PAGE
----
Janet Taylor Spence, 49MA, 49PhD, recently elected president of the 55,000- member American Psychological Association, is an educator and scientist of extraordinary accomplishment. The Taylor Manifest Anxiety Scale she developed as part of her doctoral dissertation has become one of the most widely used clinical tools for personality assessment.
Spence's latest research on gender as a dimension of personality related to achievement motivation and sex-role attitudes has created excitement in the psychological research community. Her study of gender-related attitudes toward competence has helped to dispel the theory that so-called masculine interests and drives in women will repel people of both sexes. Spence's studies form the basis of her book, Masculinity and Femininity: Their Psychological Dimensions, Correlates and Antecedents.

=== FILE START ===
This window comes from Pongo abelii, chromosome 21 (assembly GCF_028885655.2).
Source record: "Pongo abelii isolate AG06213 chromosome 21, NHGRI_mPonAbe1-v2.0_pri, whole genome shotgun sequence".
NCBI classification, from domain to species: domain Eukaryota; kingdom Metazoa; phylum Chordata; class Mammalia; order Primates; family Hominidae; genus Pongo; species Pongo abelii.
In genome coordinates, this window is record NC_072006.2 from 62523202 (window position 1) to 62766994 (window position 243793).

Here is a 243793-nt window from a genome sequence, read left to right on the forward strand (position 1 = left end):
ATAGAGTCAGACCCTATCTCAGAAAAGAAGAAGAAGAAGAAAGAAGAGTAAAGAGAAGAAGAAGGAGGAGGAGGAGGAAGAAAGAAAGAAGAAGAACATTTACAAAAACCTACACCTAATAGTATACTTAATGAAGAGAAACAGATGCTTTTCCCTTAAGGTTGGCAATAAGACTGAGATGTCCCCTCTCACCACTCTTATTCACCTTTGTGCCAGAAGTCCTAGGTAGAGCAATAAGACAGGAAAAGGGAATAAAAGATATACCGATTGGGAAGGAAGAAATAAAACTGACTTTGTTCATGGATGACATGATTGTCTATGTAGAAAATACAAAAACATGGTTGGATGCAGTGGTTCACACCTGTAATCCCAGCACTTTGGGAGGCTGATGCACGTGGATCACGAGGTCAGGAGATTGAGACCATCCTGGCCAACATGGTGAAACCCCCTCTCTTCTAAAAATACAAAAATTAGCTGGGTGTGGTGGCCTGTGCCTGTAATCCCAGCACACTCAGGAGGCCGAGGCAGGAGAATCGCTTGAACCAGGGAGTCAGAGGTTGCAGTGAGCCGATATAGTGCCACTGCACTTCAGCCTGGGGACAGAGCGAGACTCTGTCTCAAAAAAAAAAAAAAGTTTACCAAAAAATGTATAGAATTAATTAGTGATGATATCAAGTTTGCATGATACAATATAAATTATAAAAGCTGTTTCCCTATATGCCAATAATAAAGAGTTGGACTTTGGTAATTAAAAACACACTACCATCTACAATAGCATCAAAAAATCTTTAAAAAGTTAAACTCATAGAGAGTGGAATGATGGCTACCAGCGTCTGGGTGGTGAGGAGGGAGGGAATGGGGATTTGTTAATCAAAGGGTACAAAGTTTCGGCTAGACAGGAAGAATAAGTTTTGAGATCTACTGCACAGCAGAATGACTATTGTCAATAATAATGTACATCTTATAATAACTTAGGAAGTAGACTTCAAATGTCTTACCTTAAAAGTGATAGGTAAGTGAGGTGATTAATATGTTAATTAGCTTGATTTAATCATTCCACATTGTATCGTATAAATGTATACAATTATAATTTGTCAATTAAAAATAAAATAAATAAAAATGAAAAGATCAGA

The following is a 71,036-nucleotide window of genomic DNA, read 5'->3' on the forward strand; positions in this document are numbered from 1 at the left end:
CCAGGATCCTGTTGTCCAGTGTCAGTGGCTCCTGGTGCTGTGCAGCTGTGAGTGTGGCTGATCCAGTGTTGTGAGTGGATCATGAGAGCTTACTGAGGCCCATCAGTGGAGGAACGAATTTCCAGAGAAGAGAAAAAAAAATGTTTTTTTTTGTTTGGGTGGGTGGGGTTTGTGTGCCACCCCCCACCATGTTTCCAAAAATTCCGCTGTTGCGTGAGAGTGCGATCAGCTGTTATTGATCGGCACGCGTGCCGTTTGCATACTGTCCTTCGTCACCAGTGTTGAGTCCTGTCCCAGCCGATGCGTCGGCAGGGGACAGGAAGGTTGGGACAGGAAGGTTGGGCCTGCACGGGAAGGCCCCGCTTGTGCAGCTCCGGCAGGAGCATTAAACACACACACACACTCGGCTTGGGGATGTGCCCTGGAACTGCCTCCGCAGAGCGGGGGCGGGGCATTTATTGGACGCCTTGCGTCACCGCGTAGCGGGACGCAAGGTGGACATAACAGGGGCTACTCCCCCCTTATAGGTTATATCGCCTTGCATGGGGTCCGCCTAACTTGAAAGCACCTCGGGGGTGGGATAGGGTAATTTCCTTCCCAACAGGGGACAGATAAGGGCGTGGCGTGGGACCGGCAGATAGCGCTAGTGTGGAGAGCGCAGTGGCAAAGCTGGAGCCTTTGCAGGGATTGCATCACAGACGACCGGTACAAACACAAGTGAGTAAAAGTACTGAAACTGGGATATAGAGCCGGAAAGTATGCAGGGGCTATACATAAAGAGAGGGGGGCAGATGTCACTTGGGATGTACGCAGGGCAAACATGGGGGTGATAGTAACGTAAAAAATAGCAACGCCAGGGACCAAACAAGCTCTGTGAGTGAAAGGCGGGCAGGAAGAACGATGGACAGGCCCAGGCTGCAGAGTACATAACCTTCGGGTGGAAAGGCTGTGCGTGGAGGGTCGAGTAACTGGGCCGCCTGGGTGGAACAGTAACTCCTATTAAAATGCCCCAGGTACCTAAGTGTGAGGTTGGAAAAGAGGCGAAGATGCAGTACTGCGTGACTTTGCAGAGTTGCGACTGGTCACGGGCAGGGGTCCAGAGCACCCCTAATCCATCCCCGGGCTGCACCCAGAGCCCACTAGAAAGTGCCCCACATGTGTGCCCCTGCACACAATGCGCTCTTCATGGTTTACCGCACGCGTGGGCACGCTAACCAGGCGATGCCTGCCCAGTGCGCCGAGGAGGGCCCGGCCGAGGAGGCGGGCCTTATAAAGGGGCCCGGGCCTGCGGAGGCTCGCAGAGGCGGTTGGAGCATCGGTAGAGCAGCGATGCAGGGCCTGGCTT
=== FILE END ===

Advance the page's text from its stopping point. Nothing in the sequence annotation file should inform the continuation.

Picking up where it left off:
Currently Ashbel Smith Professor of Psychology and Educational Psychology at the University of Texas in Austin, Spence was the first chairwoman of the Department of Psychology at that University. She presently serves as a consulting editor on four major journals and during her career has held many editorial positions, including ten years as associate editor of Contemporary Psychology, one of the American Psychological Association's most widely read journals.
Her peers have chosen to recognize her with election to membership in the Society of Experimental Psychology and with fellowship status in several noted national scientific associations. In 1981, Professor Spence was awarded an Ida Beam Visiting Lectureship at the University of Iowa.